Sarah Grand's dual novel of the diabolically mischievous twins Diavolo and Angelica and the coming of age of nineteen-year-old Evadne valiantly explores subjects considered taboo for a female writer of the Victorian age. Through her characters, Grand, considered one of the "New Woman" writers of the late 1800s, courageously advocated "rational dress," financial independence, personal fulfillment over marriage and motherhood, and the freedom of women to initiate sexual relationships outside of wedlock and to openly discuss such volatile sexual topics as a woman's right to contraception. She was one of the first to explore the complexity of gender roles and their inherent constraints.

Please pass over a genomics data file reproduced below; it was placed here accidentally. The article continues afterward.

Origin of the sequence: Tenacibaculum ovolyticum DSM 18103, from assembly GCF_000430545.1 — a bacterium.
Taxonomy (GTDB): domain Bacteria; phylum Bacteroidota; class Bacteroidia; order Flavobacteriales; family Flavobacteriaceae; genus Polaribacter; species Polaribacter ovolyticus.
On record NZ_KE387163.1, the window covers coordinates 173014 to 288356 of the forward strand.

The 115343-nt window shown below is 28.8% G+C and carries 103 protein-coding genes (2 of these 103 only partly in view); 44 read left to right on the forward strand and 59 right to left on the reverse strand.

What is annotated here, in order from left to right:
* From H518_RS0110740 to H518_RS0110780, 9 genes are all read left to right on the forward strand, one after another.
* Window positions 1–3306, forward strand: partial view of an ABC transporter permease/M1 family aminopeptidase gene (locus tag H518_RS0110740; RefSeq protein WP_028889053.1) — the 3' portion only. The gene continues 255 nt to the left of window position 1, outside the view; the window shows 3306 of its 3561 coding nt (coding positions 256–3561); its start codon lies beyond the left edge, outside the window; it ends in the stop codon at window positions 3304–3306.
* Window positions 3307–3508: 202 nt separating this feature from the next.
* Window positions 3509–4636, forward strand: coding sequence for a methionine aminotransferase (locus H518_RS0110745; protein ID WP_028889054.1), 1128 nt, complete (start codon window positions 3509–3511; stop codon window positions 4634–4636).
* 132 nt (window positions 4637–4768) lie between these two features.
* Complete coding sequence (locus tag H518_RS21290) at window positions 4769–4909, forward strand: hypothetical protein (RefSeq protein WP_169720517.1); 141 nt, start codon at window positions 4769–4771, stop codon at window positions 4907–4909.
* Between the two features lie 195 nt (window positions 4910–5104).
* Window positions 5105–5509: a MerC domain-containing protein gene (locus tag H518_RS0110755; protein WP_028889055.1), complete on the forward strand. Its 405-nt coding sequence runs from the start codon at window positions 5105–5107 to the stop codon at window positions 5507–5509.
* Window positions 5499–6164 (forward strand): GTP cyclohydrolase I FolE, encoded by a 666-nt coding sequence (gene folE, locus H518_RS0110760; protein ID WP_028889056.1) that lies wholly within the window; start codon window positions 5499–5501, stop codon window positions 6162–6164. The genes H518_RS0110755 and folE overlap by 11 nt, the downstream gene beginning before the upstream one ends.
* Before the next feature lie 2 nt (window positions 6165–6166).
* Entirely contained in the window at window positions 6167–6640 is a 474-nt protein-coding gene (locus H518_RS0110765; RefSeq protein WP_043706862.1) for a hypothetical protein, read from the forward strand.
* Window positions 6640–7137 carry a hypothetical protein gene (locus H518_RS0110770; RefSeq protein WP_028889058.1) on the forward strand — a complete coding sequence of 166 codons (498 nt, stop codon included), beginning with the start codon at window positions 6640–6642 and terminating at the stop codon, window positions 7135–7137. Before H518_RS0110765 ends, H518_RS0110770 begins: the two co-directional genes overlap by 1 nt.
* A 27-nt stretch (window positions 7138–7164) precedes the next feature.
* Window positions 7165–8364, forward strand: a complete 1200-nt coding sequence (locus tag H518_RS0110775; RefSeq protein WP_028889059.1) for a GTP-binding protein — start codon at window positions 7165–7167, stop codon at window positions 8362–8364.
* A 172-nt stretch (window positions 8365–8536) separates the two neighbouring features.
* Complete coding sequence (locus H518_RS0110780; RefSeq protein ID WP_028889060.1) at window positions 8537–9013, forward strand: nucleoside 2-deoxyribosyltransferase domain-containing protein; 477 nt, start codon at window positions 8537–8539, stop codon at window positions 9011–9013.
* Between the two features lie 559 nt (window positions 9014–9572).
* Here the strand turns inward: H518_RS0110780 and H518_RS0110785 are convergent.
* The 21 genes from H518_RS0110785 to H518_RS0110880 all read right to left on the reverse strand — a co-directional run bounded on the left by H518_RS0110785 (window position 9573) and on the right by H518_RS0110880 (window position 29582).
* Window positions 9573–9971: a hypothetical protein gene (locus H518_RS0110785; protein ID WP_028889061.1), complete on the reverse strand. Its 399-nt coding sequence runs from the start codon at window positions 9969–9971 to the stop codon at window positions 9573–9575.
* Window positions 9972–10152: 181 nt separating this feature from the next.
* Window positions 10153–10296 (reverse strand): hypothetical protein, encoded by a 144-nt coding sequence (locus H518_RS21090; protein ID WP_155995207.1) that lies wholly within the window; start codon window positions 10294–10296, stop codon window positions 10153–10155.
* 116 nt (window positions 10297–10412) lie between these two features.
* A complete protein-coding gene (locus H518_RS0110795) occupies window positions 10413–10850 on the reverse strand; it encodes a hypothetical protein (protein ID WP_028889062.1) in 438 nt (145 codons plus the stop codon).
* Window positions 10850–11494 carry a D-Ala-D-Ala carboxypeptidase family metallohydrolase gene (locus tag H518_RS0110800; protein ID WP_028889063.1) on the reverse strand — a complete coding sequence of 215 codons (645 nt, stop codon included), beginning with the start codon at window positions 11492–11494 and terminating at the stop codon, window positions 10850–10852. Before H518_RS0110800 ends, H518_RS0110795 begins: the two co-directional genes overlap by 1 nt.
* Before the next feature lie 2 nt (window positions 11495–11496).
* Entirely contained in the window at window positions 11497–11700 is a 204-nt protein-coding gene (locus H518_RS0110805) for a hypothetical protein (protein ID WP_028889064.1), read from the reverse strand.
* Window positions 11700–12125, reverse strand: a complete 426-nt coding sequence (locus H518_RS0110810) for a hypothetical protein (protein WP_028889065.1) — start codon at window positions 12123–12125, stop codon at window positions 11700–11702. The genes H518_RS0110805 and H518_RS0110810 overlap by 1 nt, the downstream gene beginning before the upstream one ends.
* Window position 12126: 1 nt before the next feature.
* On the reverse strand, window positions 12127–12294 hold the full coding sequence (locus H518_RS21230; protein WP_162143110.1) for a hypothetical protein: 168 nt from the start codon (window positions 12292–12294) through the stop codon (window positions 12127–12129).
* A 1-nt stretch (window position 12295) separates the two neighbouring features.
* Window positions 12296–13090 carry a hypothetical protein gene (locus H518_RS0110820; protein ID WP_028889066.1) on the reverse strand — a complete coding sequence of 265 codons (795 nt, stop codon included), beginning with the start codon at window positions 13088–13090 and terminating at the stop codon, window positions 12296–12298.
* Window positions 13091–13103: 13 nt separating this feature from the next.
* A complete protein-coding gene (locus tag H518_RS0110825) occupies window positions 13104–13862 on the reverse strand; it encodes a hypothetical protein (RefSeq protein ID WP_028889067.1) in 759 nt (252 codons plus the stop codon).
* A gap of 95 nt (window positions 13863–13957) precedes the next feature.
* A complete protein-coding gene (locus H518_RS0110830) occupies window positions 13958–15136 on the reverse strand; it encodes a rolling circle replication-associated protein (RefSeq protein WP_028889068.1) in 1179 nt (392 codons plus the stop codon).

Grand's ability to stimulate controversy was nearly unsurpassed. Publishers refused to issue The Heavenly Twins —so the author ensured its publication by paying for it herself, raising capital from a network of supporters.
Not only did Grand's innovative writing become the object of censure, but the author herself endured relentless attacks on her morality and personality. The issues close to Grand, manifested in her prose and by her personal experience, are as relevant today as they were in her time.